An unquestionable horological rarity, this regal gilt bronze mystery clock is the work of Jean Eugène Robert-Houdin (1805-1871), inventor, scientist, mechanical and horological genius and magician-extraordinaire. Houdin inspired successive generations of clockmakers, inventors and magicians, most notably Harry Houdini who derived his name from Robert-Houdin.
This single-handed, glass dial clock revolves without any apparent connection to the movement, which is ingeniously contained inside the decorative bronze base. Houdin’s first recorded glass-dialed mystery clock was displayed in London in 1838, where it received much acclaim as a horological wonder, sparking an enthusiastic debate over its modus operandi. The mystery is created by having two glass dials, one with the numerals and a second onto which the hour is attached. A brass-toothed wheel fixed to the edge of this and concealed by the bezel is driven by bezel gears running up through one of the supports.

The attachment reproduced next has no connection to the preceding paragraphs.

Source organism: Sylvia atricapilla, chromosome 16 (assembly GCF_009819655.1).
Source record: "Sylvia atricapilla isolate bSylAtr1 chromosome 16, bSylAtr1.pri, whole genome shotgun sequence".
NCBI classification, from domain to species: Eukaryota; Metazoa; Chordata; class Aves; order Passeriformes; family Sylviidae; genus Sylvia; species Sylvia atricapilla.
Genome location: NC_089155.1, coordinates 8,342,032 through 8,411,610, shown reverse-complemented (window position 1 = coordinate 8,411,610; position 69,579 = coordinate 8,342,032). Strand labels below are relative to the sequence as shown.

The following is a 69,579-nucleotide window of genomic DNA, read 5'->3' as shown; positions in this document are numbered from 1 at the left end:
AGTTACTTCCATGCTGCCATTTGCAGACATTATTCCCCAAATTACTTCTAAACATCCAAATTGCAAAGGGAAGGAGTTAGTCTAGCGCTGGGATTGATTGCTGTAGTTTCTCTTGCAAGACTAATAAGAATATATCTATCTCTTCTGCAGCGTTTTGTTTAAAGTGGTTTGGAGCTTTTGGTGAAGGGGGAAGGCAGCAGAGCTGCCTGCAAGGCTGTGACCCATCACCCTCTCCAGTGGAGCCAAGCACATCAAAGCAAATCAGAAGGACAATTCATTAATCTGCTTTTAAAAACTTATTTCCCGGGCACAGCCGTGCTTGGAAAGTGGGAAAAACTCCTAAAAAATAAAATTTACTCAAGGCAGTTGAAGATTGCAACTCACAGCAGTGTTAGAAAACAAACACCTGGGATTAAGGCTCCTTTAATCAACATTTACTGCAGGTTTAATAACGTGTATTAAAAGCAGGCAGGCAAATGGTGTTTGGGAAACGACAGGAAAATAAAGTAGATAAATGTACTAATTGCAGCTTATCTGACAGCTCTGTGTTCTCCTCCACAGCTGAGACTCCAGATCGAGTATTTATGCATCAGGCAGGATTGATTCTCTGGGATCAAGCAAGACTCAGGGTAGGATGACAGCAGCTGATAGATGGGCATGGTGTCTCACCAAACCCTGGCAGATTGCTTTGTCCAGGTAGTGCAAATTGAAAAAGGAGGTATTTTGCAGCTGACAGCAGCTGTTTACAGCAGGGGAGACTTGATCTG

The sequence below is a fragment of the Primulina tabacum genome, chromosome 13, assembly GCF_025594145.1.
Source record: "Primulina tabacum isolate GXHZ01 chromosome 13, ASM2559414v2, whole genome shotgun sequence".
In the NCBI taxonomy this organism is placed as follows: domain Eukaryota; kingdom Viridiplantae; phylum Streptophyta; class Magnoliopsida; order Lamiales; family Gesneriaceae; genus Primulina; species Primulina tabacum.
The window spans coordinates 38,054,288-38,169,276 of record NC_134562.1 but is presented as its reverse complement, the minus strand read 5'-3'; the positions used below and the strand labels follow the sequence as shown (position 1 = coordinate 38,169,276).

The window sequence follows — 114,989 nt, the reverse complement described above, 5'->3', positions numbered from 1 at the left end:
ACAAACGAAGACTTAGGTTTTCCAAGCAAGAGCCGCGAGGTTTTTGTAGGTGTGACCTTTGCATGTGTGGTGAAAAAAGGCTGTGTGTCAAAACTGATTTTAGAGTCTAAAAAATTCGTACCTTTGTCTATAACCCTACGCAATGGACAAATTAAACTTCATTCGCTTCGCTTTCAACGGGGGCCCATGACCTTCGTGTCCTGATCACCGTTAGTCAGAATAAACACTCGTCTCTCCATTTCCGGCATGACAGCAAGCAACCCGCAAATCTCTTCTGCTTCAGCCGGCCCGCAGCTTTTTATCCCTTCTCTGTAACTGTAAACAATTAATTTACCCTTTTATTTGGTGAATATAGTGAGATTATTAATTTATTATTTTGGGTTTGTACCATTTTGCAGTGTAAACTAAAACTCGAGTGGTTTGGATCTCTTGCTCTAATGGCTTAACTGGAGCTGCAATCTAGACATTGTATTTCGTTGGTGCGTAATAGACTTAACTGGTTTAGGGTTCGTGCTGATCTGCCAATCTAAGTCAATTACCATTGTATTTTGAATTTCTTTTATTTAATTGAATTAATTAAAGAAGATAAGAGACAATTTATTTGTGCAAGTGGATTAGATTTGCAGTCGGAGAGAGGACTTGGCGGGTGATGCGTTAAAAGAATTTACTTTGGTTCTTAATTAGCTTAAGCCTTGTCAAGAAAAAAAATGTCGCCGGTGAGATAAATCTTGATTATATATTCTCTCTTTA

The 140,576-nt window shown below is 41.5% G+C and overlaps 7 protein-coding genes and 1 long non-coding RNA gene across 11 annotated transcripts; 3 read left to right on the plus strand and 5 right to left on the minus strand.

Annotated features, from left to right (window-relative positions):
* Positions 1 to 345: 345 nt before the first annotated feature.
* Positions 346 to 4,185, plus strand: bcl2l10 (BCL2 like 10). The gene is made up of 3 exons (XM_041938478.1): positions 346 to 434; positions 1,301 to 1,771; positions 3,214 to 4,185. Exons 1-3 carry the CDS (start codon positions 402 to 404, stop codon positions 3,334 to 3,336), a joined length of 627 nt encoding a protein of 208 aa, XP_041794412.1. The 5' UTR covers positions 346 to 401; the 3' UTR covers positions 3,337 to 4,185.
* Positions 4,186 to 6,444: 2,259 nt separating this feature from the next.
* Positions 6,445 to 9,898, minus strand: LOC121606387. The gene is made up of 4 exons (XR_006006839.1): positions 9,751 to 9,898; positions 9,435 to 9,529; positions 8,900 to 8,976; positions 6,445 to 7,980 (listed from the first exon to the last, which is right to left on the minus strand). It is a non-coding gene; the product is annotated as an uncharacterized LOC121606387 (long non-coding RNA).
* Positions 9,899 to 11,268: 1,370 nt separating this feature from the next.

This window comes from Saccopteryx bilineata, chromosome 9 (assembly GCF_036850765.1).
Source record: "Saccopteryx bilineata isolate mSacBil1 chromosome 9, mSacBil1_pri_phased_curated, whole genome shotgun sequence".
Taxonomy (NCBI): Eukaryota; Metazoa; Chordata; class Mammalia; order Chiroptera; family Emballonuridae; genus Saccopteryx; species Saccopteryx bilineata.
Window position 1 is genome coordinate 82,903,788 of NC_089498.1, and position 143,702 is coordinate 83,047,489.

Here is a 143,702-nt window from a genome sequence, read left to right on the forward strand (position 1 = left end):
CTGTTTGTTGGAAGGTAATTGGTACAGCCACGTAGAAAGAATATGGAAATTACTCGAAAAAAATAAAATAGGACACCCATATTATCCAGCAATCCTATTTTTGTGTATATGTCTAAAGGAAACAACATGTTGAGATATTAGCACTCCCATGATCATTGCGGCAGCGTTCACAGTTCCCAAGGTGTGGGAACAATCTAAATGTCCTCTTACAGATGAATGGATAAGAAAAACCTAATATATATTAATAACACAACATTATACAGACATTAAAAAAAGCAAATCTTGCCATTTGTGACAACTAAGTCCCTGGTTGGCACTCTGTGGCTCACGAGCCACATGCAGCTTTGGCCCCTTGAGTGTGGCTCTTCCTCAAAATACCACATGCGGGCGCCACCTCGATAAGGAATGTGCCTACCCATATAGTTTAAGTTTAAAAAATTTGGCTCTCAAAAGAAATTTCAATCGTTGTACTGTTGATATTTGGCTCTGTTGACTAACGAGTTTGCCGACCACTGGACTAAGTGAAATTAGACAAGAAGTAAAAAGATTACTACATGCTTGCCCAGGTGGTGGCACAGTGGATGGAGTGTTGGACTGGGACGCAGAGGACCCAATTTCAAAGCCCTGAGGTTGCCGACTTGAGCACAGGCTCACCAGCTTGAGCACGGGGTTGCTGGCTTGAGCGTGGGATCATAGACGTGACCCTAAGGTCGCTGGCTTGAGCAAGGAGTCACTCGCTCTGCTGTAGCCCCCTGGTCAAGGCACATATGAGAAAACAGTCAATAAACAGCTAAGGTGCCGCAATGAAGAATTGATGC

Robert-Houdin expressed an interest in mechanical toys at a very early age, creating his own working toys before reaching his 8th birthday. His interest in conjuring and magic happened by accident when he was mistakenly given a book on magic instead of a book on horology...it proved to be a turning point in his career. Over the course of his career, Houdin utilized his knowledge of conjuring and magic, and, combined with his incredible talent to construct mechanical toys, created more than 100 wonderful automaton works. His numerous inventions, automaton masterpieces, mystery clocks and mechanisms earned him bronze, silver and gold medals from universal exhibitions throughout his lifetime.
But, it was his talents as a magician-extraordinaire that made him a household name. His upscale performances were enjoyed by Queen Victoria, Napoleon III, King Louis-Phillipe and other dignitaries from the upper echelons of European society. He is even credited with thwarting a revolt in Algiers when he was sent by the French government to discredit a burgeoning religious sect.
Houdin's clocks are featured and discussed in numerous horological texts, including Mystery, Novelty and Fantasy Clocks by Derek Roberts, page 222, and Tardy's French Clocks the World Over, Part III, page 138.
7 1/2" wide x 4 7/8" deep x 16" high